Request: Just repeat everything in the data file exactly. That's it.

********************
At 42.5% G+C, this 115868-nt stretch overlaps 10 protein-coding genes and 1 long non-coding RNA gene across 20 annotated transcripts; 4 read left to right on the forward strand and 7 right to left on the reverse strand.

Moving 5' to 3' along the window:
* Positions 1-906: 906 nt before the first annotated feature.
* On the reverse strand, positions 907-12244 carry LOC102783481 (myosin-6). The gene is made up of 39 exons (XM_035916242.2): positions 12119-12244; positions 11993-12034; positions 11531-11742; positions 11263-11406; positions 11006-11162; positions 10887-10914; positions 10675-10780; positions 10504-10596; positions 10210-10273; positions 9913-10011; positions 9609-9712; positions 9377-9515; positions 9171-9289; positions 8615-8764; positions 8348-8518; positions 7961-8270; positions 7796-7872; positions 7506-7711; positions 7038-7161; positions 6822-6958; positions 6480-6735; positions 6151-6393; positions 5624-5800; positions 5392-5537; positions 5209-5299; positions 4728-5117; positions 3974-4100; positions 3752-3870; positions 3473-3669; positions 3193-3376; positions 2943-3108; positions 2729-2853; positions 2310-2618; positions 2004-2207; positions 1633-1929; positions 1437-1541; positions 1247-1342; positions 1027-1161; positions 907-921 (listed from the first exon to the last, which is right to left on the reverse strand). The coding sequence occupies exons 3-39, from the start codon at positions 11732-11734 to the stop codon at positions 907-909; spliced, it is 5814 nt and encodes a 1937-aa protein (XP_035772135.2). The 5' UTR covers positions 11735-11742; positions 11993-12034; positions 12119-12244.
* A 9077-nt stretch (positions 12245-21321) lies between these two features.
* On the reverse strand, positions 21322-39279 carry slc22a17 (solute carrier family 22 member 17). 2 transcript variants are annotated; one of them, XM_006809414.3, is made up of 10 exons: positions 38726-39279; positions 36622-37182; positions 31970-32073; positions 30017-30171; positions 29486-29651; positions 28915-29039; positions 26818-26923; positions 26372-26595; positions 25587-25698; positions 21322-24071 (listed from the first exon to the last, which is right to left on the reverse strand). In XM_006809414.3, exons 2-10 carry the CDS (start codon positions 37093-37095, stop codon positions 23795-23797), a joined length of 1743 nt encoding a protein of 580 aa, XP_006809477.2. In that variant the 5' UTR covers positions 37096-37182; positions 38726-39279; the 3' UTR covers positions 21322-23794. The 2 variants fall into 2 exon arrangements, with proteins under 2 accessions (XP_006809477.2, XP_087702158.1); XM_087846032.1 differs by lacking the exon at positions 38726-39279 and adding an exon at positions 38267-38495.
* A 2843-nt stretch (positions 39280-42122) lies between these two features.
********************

At 42.5% G+C, this 115868-nt stretch overlaps 10 protein-coding genes and 1 long non-coding RNA gene across 20 annotated transcripts; 4 read left to right on the forward strand and 7 right to left on the reverse strand.

Moving 5' to 3' along the window:
* Positions 1-906: 906 nt before the first annotated feature.
* On the reverse strand, positions 907-12244 carry LOC102783481 (myosin-6). The gene is made up of 39 exons (XM_035916242.2): positions 12119-12244; positions 11993-12034; positions 11531-11742; positions 11263-11406; positions 11006-11162; positions 10887-10914; positions 10675-10780; positions 10504-10596; positions 10210-10273; positions 9913-10011; positions 9609-9712; positions 9377-9515; positions 9171-9289; positions 8615-8764; positions 8348-8518; positions 7961-8270; positions 7796-7872; positions 7506-7711; positions 7038-7161; positions 6822-6958; positions 6480-6735; positions 6151-6393; positions 5624-5800; positions 5392-5537; positions 5209-5299; positions 4728-5117; positions 3974-4100; positions 3752-3870; positions 3473-3669; positions 3193-3376; positions 2943-3108; positions 2729-2853; positions 2310-2618; positions 2004-2207; positions 1633-1929; positions 1437-1541; positions 1247-1342; positions 1027-1161; positions 907-921 (listed from the first exon to the last, which is right to left on the reverse strand). The coding sequence occupies exons 3-39, from the start codon at positions 11732-11734 to the stop codon at positions 907-909; spliced, it is 5814 nt and encodes a 1937-aa protein (XP_035772135.2). The 5' UTR covers positions 11735-11742; positions 11993-12034; positions 12119-12244.
* A 9077-nt stretch (positions 12245-21321) lies between these two features.
* On the reverse strand, positions 21322-39279 carry slc22a17 (solute carrier family 22 member 17). 2 transcript variants are annotated; one of them, XM_006809414.3, is made up of 10 exons: positions 38726-39279; positions 36622-37182; positions 31970-32073; positions 30017-30171; positions 29486-29651; positions 28915-29039; positions 26818-26923; positions 26372-26595; positions 25587-25698; positions 21322-24071 (listed from the first exon to the last, which is right to left on the reverse strand). In XM_006809414.3, exons 2-10 carry the CDS (start codon positions 37093-37095, stop codon positions 23795-23797), a joined length of 1743 nt encoding a protein of 580 aa, XP_006809477.2. In that variant the 5' UTR covers positions 37096-37182; positions 38726-39279; the 3' UTR covers positions 21322-23794. The 2 variants fall into 2 exon arrangements, with proteins under 2 accessions (XP_006809477.2, XP_087702158.1); XM_087846032.1 differs by lacking the exon at positions 38726-39279 and adding an exon at positions 38267-38495.
* A 2843-nt stretch (positions 39280-42122) lies between these two features.